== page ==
Van Deyssel greets L'Argent with elaborate courtesy, with the respect due to a fallen divinity. He calls his friends in Holland to attend the gorgeous funeral of naturalism, which is dead; but urges them not to sacrifice their own living Sensitivism to the imitation of what is absolutely a matter of past history. It will be seen that Dutch Sensitivism is not by any means unlike French Symbolism, and we might expect prose like Mallarmé's and verse like Moréas'! As a matter of fact, however, the Dutch seem, in their general attitude of reserve, to leave their mother-tongue unassailed, and to be as intelligible as their inspiration allows them to be.

To one of these writers, however, and to one of the youngest, it is time that I should turn. The first member of the new Dutch school to be presented, in the following pages, to English readers, is Louis Marie Anne Couperus. Of him, as the author of this book, I must give a fuller biography, although he is still too young to occupy much space by the record of his achievements. Louis Couperus was born on the 10th of June, 1863, at the Hague, where he spent the first ten years of his life. He was then taken in company with his family to Java, and resided five years in Batavia. Returning to the Hague, where he completed his education, he began to make teaching his profession, but gradually drifted into devoting himself entirely to literature. He published a little volume of verses in 1884, and another, of more importance, called Orchideïen (Orchids), in 1887, Oriental and luscious. But he has succeeded, as every one allows, much better in prose. His long novel of modern life in the Hague, called Eline Vere, which ran through De Gids, and was published in book form in 1889, is an admirable performance. Of Noodlot (literally to be translated "Fate" or "Destiny"), 1890, our readers will now judge for themselves. Mr. Couperus is at present engaged, as he tells me, on a novel called Extaze ("Ecstasy"). Such is the brief chronicle of a writer from whom much is expected by the best critics of his own country.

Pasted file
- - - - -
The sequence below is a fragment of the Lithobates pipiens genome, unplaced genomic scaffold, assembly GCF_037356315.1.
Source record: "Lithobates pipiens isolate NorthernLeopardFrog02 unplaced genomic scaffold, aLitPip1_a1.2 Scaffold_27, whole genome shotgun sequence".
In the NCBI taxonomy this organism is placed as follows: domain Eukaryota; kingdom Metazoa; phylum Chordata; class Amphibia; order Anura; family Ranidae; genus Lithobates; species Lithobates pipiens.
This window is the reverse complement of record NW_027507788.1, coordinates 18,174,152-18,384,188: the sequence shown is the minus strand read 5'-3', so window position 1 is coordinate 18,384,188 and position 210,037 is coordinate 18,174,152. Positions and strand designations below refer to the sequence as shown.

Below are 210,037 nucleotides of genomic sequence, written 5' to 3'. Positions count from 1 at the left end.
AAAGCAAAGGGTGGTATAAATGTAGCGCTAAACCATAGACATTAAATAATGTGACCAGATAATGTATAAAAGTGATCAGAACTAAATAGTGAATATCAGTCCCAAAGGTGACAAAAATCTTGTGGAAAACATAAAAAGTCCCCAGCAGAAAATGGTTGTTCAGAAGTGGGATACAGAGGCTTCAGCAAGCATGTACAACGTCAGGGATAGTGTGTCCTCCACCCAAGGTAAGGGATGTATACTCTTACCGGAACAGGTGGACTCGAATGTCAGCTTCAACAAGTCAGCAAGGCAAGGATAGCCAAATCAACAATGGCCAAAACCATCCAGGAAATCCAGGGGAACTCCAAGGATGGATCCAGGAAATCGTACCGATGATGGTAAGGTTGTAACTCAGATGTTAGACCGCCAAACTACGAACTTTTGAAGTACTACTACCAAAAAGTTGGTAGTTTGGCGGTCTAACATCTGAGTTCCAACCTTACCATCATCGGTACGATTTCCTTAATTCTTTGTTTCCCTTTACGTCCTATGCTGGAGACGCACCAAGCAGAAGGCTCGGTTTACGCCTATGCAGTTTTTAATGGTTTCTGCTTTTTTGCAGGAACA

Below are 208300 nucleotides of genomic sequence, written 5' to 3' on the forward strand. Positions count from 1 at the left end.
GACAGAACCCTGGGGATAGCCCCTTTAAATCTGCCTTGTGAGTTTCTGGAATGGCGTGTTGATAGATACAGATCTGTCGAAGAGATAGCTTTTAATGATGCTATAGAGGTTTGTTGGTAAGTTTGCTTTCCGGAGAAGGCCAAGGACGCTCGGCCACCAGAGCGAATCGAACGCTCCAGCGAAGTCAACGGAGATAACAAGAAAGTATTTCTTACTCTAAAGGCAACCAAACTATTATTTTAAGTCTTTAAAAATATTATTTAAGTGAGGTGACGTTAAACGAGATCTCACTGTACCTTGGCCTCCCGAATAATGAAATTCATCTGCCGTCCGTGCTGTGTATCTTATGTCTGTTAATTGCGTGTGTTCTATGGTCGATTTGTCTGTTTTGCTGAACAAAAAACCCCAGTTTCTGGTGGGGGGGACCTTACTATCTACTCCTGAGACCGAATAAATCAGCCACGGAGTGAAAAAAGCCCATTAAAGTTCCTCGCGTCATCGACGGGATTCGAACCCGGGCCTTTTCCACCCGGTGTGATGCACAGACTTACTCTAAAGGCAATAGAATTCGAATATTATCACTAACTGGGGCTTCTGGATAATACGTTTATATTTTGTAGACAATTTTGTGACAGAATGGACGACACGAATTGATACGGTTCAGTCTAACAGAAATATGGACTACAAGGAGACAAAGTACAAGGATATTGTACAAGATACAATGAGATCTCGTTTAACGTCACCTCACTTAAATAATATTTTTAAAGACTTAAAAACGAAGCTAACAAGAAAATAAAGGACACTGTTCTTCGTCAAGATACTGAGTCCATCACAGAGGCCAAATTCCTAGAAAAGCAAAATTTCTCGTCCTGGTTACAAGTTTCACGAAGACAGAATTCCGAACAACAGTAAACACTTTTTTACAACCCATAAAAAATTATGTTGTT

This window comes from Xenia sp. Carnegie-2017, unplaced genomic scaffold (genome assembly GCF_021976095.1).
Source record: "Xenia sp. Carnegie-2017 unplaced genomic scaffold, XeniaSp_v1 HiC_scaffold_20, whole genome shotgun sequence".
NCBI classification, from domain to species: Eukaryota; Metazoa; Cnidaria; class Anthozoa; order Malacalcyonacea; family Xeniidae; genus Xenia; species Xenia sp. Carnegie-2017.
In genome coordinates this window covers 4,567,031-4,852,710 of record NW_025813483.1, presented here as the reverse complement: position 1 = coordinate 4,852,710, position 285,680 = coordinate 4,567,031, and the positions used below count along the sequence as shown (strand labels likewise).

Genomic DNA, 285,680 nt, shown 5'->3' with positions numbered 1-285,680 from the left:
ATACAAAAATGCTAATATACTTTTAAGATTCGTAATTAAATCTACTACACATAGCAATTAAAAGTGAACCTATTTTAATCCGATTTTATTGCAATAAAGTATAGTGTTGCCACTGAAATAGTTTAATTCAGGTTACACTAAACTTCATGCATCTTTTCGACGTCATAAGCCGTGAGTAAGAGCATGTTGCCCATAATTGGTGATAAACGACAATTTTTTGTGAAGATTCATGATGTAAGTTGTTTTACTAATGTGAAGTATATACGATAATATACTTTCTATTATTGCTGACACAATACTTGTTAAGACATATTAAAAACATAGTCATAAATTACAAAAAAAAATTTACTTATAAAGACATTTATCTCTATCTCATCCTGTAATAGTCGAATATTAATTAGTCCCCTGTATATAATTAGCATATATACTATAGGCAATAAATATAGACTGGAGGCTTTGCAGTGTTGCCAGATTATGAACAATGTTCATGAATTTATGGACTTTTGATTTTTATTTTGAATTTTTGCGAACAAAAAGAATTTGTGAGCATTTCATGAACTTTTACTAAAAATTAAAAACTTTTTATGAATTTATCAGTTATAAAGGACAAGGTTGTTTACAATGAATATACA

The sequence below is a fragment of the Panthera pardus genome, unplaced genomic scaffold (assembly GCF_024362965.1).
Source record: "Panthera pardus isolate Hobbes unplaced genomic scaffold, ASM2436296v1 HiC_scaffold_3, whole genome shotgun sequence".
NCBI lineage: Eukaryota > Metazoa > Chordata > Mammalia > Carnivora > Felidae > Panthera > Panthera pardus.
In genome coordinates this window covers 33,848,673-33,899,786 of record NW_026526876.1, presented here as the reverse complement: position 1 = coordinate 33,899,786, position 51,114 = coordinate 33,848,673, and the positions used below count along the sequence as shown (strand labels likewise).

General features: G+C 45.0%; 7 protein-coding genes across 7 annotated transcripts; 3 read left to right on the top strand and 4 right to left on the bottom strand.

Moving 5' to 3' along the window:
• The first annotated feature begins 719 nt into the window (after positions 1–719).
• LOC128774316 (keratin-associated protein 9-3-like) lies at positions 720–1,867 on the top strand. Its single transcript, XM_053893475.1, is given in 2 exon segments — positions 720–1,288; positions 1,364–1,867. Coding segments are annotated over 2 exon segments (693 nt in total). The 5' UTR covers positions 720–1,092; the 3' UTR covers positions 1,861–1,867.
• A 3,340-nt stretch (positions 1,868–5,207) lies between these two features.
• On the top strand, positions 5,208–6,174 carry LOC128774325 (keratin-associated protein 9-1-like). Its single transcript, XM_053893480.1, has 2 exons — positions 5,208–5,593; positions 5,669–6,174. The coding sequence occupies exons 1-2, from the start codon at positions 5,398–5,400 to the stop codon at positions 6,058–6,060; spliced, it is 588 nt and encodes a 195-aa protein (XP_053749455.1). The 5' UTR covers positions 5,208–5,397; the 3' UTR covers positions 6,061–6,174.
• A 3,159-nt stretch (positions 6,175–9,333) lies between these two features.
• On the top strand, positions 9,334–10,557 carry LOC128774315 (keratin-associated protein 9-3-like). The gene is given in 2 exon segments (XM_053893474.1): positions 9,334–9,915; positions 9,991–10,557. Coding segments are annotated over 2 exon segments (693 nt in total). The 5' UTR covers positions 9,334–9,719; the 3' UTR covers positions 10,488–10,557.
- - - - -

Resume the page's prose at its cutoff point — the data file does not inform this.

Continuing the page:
His hands in his pockets, and the collar of his fur coat turned up, Frank was making his way one evening, through squalls of snow, along the deserted length of Adelaide Road. As he approached the villa where he lived—White-Rose Cottage, it was called—sunk, buried, wrapped in white snow, like a nest in cotton wool, he was aware of some one coming to meet him from Primrose Hill. He looked steadily in the man's face, since he evidently intended to address him, doubting as to what his purpose might be this lonely, snowy night, and he was greatly surprised when he heard said in Dutch:

"Pardon the intrusion. Are you not Mr. Westhove?"

"Yes," replied Frank Westhove. "Who are you? What do you want?"

"I am Robert van Maeren. You may perhaps remember—"

"What! you, Bertie?" cried Frank. "How came you here in London?"

And in his amazement there rose up before him, through the driving snow, a vision of his youth; a pleasing picture of boyish friendship, of something young and warm.

"Not altogether by chance," said the other, whose voice had taken a somewhat more confident tone at the sound of the familiar "Bertie." "I knew that you lived here, and I have been to your door three times; but you had not come in. Your maid said that you were expected at home this evening, so I made so bold as to wait here for you." And again his voice lost its firmness and assumed the imploring accent of a beggar.

"Is your business so urgent, then?" asked Frank in surprise.

"Yes. I want—perhaps you could help me. I know no one here—"